- Continue to research problems and brainstorm potential solutions. Continuously collect, and analyze new data and statistics that will help you make your case.
- Connect with other state chapters and CACs to explore new ideas and solutions developing across the movement.
Because of the difficult and sometimes ugly nature of politics and public policy advocacy, it is easy to focus on the negatives when your bill dies, your funding gets cut, or regressive policies are adopted. The important thing to remember is, we are playing a long game. As Dr. M.L. King noted, “The arc of the moral universe is long, but it bends towards justice.” While your bill may have died, it is likely that you developed some relationships or raised awareness as you ushered it through the process. While your funding may have been cut it was likely not a painless process for anyone involved. You likely earned some sympathy from members who will look to make it up to you when they can. Focus on the positives, celebrate small victories and regroup for the next round. You have a good cause and a good model. Eventually, someone will buy what you are selling.
Information adapted from a publication from the WK Kellogg Foundation Advocacy Handbook http://ww2.wkkf.org/advocacyhandbook/page5e1.html
Getting to Know Your Policy Makers
The Development of Public Policy is a People Powered Enterprise
Built on Relationships, Trust and Friendship[ii]
As a Constituent
The best place to start is with your own representatives. As their constituent, they were elected to represent you. They want to know the people in their district. They want to know their local organizations. And, they want to know the issues you face and how they can help address them. Afford them that opportunity. Reach out to them and request a meeting. Invite them to your center for a tour. Take every opportunity you can to connect with them and educate them about who you are and what you do. Developing this relationship first can set the table and open doors for opportunities to connect with other, perhaps more influential members.
- If your representative has a staff, get to know them too. They can be an invaluable resource, and they often have more time to devote to helping you find your way.
- Draw upon any connections that members of your MDT may have to help you get a foot in the door.
As an Advocate
After first developing a relationship with your own representatives you may want to wade into the larger arena. The best place to start is to identify those members best positioned to help your cause. There is a power structure within each legislative body and getting to the right members can make all the difference. If you have an existing relationship with a member from your district or elsewhere, they can often help to point you in the right direction. Otherwise, there is a wealth of information available on your state legislature’s website. Remember, don’t be afraid to use any connections your MDT may have as well.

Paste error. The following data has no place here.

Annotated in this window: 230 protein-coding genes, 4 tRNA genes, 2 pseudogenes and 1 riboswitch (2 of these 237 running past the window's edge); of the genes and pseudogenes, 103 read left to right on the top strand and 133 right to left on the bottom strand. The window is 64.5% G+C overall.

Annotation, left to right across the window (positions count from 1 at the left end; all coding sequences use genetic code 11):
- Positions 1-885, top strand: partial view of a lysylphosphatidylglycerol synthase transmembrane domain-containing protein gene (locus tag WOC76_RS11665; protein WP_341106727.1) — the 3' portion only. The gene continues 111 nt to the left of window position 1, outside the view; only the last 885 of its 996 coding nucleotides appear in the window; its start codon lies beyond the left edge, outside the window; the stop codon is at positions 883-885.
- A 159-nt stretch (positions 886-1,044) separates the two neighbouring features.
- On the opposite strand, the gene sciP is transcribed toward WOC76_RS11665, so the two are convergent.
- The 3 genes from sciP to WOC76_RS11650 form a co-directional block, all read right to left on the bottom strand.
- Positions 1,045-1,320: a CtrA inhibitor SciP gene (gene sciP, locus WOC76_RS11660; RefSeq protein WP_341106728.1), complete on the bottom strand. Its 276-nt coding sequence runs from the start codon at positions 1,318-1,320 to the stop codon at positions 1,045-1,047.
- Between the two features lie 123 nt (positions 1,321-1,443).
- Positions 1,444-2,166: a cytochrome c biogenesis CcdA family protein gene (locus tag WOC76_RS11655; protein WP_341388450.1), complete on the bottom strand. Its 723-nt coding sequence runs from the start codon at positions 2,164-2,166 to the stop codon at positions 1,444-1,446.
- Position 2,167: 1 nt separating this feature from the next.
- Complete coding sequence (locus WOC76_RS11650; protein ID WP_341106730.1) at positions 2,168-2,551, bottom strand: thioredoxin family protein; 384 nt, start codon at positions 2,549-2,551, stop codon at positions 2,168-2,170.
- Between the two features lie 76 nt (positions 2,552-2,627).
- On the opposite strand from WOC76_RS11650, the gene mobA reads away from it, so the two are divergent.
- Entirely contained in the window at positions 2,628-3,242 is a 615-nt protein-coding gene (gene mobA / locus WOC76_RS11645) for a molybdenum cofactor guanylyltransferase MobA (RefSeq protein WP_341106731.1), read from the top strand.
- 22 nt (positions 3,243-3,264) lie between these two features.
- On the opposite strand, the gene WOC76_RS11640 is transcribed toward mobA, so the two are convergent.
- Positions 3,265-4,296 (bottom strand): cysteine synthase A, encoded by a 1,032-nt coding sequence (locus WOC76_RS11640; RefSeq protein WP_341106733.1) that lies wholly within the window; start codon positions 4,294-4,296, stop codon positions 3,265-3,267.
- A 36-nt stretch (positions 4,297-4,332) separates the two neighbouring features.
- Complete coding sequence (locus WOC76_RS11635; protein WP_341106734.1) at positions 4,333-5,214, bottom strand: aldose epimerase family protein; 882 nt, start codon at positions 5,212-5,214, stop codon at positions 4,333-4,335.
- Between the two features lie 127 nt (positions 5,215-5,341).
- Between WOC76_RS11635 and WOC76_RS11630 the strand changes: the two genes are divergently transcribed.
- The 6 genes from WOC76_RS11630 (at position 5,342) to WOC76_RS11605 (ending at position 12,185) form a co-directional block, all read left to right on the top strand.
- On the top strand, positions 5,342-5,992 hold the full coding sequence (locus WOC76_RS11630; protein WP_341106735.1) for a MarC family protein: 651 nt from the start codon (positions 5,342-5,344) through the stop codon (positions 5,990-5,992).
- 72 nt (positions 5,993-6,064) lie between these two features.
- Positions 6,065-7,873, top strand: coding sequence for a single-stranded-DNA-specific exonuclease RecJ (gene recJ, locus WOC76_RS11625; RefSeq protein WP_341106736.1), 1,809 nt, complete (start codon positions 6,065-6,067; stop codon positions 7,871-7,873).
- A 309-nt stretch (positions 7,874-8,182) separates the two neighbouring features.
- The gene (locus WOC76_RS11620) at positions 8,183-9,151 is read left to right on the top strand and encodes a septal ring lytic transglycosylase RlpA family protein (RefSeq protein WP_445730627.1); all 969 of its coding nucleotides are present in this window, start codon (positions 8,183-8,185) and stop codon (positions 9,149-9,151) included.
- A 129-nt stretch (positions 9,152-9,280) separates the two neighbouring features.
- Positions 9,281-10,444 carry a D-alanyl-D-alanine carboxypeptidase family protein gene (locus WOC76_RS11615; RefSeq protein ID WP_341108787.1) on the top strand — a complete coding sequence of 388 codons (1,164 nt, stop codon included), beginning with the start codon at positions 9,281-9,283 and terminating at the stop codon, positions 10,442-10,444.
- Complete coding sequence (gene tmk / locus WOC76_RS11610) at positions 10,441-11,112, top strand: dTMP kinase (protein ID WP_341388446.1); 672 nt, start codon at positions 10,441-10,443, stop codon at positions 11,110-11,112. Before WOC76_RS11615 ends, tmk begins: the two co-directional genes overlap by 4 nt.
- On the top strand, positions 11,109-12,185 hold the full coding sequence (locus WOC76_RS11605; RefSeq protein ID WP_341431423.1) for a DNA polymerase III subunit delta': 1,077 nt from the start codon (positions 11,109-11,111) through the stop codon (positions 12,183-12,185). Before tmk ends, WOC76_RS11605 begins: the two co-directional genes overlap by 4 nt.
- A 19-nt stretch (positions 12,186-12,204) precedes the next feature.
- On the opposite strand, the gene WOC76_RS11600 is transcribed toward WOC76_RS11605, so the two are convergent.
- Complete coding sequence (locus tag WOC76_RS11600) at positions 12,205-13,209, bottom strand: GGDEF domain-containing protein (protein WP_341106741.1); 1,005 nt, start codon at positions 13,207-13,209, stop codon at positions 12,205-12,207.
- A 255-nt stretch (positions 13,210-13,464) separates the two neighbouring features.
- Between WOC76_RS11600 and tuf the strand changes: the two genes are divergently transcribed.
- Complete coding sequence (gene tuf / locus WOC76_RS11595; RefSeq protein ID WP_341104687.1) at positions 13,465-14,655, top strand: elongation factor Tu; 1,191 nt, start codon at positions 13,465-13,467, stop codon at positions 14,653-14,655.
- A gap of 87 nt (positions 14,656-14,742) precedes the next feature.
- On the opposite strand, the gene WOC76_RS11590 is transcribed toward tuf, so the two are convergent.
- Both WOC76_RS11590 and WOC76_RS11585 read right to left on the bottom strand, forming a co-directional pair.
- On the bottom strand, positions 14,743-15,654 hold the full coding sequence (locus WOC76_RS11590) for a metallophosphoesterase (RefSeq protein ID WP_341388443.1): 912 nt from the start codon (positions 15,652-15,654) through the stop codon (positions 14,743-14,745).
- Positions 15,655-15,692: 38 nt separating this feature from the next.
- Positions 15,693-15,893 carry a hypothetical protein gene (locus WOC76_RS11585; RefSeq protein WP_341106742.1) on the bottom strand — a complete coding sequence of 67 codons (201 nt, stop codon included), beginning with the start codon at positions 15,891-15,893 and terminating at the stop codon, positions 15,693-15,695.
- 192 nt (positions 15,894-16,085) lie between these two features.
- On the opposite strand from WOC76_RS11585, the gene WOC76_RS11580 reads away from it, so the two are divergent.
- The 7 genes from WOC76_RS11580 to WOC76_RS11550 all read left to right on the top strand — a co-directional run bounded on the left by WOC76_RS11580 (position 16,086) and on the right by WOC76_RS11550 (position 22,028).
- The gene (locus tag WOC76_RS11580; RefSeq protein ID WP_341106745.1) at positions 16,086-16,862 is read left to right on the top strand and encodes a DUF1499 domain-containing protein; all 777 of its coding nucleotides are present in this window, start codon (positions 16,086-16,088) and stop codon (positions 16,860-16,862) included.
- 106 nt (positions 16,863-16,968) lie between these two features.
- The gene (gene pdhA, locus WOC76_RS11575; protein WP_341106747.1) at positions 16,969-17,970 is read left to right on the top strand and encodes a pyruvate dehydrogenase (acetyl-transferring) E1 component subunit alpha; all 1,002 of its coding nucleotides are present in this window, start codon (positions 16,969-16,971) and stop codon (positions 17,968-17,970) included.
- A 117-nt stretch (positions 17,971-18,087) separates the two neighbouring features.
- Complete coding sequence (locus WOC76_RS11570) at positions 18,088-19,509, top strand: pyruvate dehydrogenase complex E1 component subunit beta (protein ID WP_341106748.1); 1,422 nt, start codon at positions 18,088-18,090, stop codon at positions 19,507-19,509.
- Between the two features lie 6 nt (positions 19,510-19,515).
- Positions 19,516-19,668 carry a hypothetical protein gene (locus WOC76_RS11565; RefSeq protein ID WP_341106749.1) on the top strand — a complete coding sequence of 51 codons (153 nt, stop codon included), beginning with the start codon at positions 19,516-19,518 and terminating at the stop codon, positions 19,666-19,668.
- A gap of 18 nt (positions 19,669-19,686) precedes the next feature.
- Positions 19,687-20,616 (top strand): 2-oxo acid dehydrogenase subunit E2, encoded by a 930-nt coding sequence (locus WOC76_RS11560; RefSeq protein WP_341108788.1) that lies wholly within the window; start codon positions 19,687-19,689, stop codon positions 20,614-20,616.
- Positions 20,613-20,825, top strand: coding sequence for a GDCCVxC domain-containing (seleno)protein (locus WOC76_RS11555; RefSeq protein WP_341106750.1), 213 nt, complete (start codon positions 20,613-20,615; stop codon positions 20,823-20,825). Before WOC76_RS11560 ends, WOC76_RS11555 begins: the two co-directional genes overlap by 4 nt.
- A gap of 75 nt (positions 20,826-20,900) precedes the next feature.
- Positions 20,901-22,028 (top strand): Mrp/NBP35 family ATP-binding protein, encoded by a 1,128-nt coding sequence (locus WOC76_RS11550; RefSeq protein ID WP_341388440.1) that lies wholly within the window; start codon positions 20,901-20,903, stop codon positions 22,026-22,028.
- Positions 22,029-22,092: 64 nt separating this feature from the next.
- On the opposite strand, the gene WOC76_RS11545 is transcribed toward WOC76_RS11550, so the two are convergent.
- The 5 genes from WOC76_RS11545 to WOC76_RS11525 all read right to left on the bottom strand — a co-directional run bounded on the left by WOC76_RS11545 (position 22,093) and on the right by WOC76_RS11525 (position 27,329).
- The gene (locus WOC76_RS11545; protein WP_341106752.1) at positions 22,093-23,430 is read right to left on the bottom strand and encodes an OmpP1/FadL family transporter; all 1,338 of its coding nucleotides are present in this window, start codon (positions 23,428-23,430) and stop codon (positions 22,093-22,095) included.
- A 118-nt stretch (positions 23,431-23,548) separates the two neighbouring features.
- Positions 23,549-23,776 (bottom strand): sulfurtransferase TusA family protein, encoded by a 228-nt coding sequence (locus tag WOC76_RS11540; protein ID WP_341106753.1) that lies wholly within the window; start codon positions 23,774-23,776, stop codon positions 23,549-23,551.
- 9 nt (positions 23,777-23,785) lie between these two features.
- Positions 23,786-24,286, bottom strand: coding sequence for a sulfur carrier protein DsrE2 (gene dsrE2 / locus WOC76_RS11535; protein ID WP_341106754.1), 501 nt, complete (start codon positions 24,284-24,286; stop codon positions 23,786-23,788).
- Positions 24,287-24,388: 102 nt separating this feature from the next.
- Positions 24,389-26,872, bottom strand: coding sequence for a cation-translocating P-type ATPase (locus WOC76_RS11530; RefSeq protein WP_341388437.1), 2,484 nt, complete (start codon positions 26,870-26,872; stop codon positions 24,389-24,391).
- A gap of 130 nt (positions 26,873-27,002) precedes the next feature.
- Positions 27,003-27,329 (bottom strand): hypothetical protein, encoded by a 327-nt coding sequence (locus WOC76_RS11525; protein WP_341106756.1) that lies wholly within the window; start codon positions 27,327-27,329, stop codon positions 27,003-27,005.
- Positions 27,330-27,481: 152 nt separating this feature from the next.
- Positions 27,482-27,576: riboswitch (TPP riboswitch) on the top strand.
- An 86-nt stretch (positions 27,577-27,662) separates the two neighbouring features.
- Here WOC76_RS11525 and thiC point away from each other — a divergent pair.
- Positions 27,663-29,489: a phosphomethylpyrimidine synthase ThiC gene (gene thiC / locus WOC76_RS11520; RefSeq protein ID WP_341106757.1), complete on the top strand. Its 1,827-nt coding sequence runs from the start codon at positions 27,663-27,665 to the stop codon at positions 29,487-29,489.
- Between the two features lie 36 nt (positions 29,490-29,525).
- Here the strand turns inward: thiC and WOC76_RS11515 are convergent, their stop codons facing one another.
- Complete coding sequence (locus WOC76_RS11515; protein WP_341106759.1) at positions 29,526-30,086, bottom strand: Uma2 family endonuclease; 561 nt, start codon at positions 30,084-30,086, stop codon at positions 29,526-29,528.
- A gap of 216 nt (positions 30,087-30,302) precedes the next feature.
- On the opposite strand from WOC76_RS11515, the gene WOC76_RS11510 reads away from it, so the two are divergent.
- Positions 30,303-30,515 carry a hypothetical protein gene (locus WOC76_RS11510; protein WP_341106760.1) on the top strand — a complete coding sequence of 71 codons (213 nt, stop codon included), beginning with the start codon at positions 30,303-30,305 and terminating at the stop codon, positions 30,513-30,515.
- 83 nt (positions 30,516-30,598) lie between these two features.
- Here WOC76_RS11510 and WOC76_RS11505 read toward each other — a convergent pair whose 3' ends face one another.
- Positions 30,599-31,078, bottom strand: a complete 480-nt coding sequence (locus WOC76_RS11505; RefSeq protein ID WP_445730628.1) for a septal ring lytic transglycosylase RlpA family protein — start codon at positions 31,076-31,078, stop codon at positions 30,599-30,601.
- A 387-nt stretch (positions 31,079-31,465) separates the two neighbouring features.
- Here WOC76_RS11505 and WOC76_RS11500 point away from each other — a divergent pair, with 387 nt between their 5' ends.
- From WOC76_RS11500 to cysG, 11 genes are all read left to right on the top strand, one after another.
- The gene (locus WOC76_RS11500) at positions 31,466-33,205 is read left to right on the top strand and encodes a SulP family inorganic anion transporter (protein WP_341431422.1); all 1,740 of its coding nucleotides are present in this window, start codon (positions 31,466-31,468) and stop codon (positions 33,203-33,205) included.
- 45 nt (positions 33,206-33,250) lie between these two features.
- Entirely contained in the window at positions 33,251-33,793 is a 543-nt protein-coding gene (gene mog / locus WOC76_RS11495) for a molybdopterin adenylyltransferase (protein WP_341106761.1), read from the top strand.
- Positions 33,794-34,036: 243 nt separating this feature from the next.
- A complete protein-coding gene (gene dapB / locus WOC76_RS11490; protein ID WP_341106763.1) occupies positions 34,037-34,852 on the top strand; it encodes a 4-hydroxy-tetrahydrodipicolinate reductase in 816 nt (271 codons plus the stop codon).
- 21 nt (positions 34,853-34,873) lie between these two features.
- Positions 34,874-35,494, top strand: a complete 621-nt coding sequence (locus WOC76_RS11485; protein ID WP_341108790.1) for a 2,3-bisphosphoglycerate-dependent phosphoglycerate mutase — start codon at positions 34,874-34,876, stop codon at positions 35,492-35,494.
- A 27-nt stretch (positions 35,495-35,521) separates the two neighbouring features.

The balance of power within a legislative body leans heavily towards the “leadership team,” followed by major committee chairs, major committee members, minor committee chairs and the leadership in the minority party. Within each of these groups, members of the majority party often enjoy preferential treatment. Seniority may play a role although not nearly as much as it does at the federal level. Rising stars can often be readily identified.
- If you can identify and develop a relationship with one influential member (or their staff) you will unlock a wealth of knowledge and advice about which doors to knock on next. This will help maximize your efforts while using limited resources.
Who to Know
Each legislative body has a presiding officer, either the Speaker of the House or the President of the Senate. The presiding officer wields enormous power over what passes and what dies. They are often difficult to get to as they are extremely busy and must necessarily concern themselves with big picture items. They lean heavily on the advice of their closest members. Identify these members and focus your efforts there. Unless you have a preexisting inside track or can make your cause a pillar of their agenda, it is often not necessary or possible to get to the presiding officer.